Population Growth

POPULATION GROWTH addresses a fundamental problem: even if we can change our habits to use only clean and efficient sources of energy such as solar, wind, and water power, global environmental problems will continue to worsen if the world's population continues to grow at the present rate. In 2015 there were over 7 billion people on Earth, with the population increasing by over 100,000 every day. (For current population number, see http://www.worldometers.info/world-population/). Yet it is difficult for students to see the effects of population growth. They are therefore asked to think about the quality of their own lives as a starting point, and to recognize how satisfying their needs takes a share of the Earth's resources. By comparing their own lives with conditions in countries such as China and India, they will be in a better position to consider what may happen if the human population continues to grow as rapidly as it is today. Through mathematical investigations, your students will learn about factors that contribute to the rate of population growth, and the idea of carrying capacity, which relates an ecosystem to the populations it can sustain. The cultural and religious dimensions of efforts to curb population growth are sensitively discussed, and students are encouraged to form their own opinions about what can and should be done by individuals and by governments to control the growth of the global human population.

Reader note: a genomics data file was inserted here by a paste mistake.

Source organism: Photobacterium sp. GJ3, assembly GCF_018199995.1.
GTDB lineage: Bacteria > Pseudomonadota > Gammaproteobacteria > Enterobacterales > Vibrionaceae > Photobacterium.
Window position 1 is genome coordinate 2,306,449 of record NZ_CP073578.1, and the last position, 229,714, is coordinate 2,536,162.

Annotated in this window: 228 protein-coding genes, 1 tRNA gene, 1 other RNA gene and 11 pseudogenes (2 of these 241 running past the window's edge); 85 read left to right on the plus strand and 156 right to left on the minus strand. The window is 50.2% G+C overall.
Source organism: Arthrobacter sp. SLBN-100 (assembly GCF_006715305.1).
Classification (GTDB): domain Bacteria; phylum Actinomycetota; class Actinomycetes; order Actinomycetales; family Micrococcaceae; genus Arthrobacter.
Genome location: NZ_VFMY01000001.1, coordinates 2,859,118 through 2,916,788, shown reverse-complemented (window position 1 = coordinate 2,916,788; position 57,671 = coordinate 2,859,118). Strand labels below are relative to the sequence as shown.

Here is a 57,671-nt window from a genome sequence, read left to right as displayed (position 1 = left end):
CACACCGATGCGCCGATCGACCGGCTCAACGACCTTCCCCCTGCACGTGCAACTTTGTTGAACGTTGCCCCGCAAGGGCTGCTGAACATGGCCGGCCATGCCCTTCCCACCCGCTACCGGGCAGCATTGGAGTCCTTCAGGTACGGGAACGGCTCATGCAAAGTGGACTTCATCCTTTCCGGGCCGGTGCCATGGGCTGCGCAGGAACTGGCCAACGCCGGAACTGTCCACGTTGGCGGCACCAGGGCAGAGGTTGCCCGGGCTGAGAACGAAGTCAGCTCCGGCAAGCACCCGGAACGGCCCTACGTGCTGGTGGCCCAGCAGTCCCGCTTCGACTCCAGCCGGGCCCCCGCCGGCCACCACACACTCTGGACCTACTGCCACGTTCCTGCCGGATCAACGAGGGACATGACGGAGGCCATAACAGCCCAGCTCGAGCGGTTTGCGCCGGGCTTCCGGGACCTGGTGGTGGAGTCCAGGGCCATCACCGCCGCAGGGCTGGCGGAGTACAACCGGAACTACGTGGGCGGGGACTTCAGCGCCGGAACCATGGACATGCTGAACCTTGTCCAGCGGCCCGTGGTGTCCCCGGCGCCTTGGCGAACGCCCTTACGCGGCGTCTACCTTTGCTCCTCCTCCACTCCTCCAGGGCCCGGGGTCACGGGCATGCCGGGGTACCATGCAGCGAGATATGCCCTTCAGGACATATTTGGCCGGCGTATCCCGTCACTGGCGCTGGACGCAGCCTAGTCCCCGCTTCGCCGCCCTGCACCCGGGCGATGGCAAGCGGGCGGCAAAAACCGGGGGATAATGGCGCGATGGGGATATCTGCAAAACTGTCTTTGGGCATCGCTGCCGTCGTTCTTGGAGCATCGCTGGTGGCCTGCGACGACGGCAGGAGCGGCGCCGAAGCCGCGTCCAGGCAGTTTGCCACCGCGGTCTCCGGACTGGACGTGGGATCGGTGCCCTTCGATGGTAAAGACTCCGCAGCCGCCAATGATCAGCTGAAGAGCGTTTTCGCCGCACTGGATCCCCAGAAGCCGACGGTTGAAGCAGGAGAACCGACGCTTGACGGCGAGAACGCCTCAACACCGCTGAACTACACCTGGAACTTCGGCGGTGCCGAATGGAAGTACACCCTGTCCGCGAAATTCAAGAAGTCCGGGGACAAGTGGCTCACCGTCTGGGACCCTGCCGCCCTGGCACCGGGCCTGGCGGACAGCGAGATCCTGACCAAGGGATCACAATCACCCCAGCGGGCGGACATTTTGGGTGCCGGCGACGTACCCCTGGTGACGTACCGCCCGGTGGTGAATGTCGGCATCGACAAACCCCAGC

Population Growth are part of the GSS high school curriculum education theme Underlying Causes and Solutions

Table of Contents

  1. What Is a Population?
  2. Patterns in Populations
  3. Population Reproduction, Growth, and Change Over Time
  4. The History of Human Population Growth
  5. The Environmental Impact of Populations
  6. One Child
  7. Can We Limit Human Population Growth?
  8. Choosing a World


Index of Investigations